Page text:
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Living for the Best   By: (1848-1932)

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First Page:

Living for the Best

By

James G. K. McClure

Author of "A Mighty Means of Usefulness," "The Great Appeal," "Possibilities," etc.

CHICAGO NEW YORK TORONTO Fleming H. Revell Company LONDON AND EDINBURGH

Copyright, 1903 By FLEMING H. REVELL COMPANY MARCH

CHICAGO: 63 WASHINGTON STREET NEW YORK: 158 FIFTH AVENUE TORONTO: 27 RICHMOND STREET, W. LONDON: 21 PATERNOSTER SQUARE EDINBURGH: 30 ST. MARY STREET

PREFACE.

The publisher of a large metropolitan journal, a most effective man in reaching and influencing his fellows, once expressed to me the thought, "From what I know of myself and others, were I a writer or speaker desiring to enforce truth, I would always try to vivify that truth through illustration and story. The every day intelligence of man rejoices to have truth put before it in living form."

It is with these words in mind that this book is written. Its purpose is to set forth great ideas, and so to set them forth, each one illustrated by a historic life already familiar, that these ideas shall be made luminous, and even vivid, to the reader. The characters chosen for such illustration are from the Old Testament those men of ancient times whose humanity is the humanity of every race and clime, and whose experiences touch our own with sympathy and suggestion. May these old day heroes live again before the mind of him who turns these pages, and may the ideas which they are used to illustrate be an abiding power in the memory of every reader.

JAMES G. K. MCCLURE.

LAKE FOREST, ILLINOIS.

TABLE OF CONTENTS

CHAPTER PAGE

I. Open to the Best 11

II. Winning the Best Victories 31

III. Making the Best Use of Our Lives 49

IV. Putting the Best into Others 67

V. Developing Our Best under Difficulties 87

VI. The Need of Retaining the Best Wisdom 105

VII. The Best Possession 123

VIII. Using Aright Our Best Hours 141

IX. Giving Our Best to God 161

OPEN TO THE BEST.

CHAPTER I.

OPEN TO THE BEST.

"If every morning we would fling open our windows and look out on the wide reaches of God's love and goodness, we could not help singing." So it has been written. So Luther thought. When he was at Wartburg Castle, in the perilous times of the Reformation, he went every morning to his window, threw it open, looked up to the skies, and veritable prisoner though he was, cheerily sang, "God is our Refuge and Strength, a very present Help." Then he carried a buoyant heart to the labor of the day.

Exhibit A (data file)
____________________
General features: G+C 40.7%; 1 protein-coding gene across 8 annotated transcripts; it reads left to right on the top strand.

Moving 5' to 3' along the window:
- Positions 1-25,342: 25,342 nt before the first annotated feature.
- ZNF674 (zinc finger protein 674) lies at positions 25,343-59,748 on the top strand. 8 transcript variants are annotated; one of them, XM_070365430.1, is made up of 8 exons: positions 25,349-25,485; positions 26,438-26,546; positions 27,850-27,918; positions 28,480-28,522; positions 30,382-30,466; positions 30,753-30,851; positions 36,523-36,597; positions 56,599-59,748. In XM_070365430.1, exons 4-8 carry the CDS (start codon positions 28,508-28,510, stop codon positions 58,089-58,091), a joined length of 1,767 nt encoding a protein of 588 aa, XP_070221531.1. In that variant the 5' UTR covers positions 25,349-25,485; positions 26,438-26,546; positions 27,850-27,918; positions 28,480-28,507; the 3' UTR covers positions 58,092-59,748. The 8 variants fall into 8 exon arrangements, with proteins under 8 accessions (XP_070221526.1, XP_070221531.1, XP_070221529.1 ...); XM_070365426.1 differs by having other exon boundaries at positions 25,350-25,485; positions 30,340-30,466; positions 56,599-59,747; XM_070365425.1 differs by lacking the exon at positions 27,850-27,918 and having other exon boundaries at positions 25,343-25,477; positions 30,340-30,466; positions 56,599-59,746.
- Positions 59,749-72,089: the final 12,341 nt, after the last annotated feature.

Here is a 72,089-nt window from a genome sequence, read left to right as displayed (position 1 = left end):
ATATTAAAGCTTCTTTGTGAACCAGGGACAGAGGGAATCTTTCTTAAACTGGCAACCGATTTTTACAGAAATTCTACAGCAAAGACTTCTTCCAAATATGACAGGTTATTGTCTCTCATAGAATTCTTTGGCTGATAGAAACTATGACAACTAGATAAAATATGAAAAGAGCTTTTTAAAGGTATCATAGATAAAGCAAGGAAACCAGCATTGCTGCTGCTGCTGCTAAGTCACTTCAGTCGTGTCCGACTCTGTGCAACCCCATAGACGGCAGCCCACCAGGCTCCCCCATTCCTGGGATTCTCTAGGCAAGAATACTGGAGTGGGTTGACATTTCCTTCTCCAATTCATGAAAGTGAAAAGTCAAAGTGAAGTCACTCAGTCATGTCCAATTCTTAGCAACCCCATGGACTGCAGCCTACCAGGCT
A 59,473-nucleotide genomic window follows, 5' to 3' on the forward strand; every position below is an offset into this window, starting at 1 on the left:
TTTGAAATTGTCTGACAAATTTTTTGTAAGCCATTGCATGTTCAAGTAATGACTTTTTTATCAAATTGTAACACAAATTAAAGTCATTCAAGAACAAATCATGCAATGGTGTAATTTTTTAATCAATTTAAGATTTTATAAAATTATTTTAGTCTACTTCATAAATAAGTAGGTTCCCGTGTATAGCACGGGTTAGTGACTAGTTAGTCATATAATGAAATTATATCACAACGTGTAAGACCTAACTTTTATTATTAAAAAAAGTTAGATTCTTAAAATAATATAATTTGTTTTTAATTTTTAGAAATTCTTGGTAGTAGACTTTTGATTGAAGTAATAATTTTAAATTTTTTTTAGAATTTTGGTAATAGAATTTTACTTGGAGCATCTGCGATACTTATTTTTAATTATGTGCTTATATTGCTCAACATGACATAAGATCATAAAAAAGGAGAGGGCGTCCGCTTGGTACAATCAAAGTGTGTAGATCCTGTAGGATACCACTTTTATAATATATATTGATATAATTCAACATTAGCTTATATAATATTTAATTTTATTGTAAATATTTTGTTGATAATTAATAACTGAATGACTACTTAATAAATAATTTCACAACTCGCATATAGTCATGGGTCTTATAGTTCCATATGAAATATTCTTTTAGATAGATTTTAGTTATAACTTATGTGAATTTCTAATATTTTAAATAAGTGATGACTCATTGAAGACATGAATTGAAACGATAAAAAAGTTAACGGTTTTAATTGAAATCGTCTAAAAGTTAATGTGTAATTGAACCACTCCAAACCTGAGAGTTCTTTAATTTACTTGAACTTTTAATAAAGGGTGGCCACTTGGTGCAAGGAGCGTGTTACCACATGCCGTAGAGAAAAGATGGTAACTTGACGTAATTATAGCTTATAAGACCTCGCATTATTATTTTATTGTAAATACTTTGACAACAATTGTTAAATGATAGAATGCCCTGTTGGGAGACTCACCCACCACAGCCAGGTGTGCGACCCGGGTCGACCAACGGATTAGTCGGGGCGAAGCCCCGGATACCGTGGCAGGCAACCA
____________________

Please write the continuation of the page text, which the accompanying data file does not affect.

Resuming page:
The joy of a glad outlook was well understood by Ruskin. His guests at Brantwood were often awakened early in the morning by a knocking at their doors and the call, "Are you looking out?" When in response to this summons they pushed back the window blinds a scene of beauty greeted their eyes. The glory of sunlight and the grandeur of forest dispelled care, quieted fret, and animated hope.

Scarce anything in life more determines a soul's welfare than the nature of its outlook. If spiritual frontage is toward the shadow, the soul sees all things in the gloom of the shadow; if spiritual frontage is toward the sunlight, the soul sees all things in the brightness of the sunlight.

The preliminary question of character is, What is the outlook? Let that outlook be wrong, and opinion and conduct in due time will be wrong; let it be right, and whatever the temporary mistakes of opinion and conduct, the permanent tendency of character will be toward the right.

"From a small window one may see the infinite," Carlyle wrote. This was Daniel's belief. He acted upon his belief. The windows of his soul were always open to the infinite. In that fact lies the explanation of his character a character of which every child hears with interest, every youth with admiration, and every mature man with reverence... Continue reading book >>




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